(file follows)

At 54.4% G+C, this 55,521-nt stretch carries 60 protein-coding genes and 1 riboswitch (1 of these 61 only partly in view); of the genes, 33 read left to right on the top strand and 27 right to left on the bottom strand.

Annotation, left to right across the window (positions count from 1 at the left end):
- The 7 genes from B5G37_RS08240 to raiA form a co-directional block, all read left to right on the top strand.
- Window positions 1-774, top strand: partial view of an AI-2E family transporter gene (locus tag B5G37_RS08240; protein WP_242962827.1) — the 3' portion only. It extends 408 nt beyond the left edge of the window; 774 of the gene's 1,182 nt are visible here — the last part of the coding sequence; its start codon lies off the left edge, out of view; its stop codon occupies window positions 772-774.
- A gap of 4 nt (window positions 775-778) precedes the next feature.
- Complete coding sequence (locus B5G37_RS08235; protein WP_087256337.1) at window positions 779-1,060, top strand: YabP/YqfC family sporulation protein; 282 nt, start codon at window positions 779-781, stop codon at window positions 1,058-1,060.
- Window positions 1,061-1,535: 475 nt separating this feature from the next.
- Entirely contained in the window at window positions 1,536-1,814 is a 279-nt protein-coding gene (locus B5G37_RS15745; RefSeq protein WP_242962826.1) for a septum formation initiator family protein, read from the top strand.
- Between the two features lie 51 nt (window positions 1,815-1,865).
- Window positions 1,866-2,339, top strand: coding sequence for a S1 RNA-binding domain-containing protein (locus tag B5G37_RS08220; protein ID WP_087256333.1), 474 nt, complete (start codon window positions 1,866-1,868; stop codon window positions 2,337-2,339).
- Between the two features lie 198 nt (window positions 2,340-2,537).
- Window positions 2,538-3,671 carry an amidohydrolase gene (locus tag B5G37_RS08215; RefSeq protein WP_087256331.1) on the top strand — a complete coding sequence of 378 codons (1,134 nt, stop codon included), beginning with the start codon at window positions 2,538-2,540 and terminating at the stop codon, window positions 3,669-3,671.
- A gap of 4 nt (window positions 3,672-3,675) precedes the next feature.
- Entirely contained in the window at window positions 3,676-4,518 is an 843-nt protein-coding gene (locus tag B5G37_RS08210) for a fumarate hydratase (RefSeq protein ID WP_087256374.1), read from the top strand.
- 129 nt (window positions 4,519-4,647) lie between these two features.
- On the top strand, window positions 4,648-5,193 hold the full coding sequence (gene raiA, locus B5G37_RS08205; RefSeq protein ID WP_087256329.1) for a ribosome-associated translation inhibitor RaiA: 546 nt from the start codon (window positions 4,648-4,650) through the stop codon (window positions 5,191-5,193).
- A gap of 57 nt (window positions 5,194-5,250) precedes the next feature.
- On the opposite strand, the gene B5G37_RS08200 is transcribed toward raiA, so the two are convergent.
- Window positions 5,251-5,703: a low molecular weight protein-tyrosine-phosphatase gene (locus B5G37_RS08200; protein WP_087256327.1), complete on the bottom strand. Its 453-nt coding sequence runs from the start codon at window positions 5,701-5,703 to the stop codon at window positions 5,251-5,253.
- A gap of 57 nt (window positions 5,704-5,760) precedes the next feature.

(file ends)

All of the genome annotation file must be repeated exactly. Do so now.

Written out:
At 54.4% G+C, this 55,521-nt stretch carries 60 protein-coding genes and 1 riboswitch (1 of these 61 only partly in view); of the genes, 33 read left to right on the top strand and 27 right to left on the bottom strand.

Annotation, left to right across the window (positions count from 1 at the left end):
- The 7 genes from B5G37_RS08240 to raiA form a co-directional block, all read left to right on the top strand.
- Window positions 1-774, top strand: partial view of an AI-2E family transporter gene (locus tag B5G37_RS08240; protein WP_242962827.1) — the 3' portion only. It extends 408 nt beyond the left edge of the window; 774 of the gene's 1,182 nt are visible here — the last part of the coding sequence; its start codon lies off the left edge, out of view; its stop codon occupies window positions 772-774.
- A gap of 4 nt (window positions 775-778) precedes the next feature.
- Complete coding sequence (locus B5G37_RS08235; protein WP_087256337.1) at window positions 779-1,060, top strand: YabP/YqfC family sporulation protein; 282 nt, start codon at window positions 779-781, stop codon at window positions 1,058-1,060.
- Window positions 1,061-1,535: 475 nt separating this feature from the next.
- Entirely contained in the window at window positions 1,536-1,814 is a 279-nt protein-coding gene (locus B5G37_RS15745; RefSeq protein WP_242962826.1) for a septum formation initiator family protein, read from the top strand.
- Between the two features lie 51 nt (window positions 1,815-1,865).
- Window positions 1,866-2,339, top strand: coding sequence for a S1 RNA-binding domain-containing protein (locus tag B5G37_RS08220; protein ID WP_087256333.1), 474 nt, complete (start codon window positions 1,866-1,868; stop codon window positions 2,337-2,339).
- Between the two features lie 198 nt (window positions 2,340-2,537).
- Window positions 2,538-3,671 carry an amidohydrolase gene (locus tag B5G37_RS08215; RefSeq protein WP_087256331.1) on the top strand — a complete coding sequence of 378 codons (1,134 nt, stop codon included), beginning with the start codon at window positions 2,538-2,540 and terminating at the stop codon, window positions 3,669-3,671.
- A gap of 4 nt (window positions 3,672-3,675) precedes the next feature.
- Entirely contained in the window at window positions 3,676-4,518 is an 843-nt protein-coding gene (locus tag B5G37_RS08210) for a fumarate hydratase (RefSeq protein ID WP_087256374.1), read from the top strand.
- 129 nt (window positions 4,519-4,647) lie between these two features.
- On the top strand, window positions 4,648-5,193 hold the full coding sequence (gene raiA, locus B5G37_RS08205; RefSeq protein ID WP_087256329.1) for a ribosome-associated translation inhibitor RaiA: 546 nt from the start codon (window positions 4,648-4,650) through the stop codon (window positions 5,191-5,193).
- A gap of 57 nt (window positions 5,194-5,250) precedes the next feature.
- On the opposite strand, the gene B5G37_RS08200 is transcribed toward raiA, so the two are convergent.
- Window positions 5,251-5,703: a low molecular weight protein-tyrosine-phosphatase gene (locus B5G37_RS08200; protein WP_087256327.1), complete on the bottom strand. Its 453-nt coding sequence runs from the start codon at window positions 5,701-5,703 to the stop codon at window positions 5,251-5,253.
- A gap of 57 nt (window positions 5,704-5,760) precedes the next feature.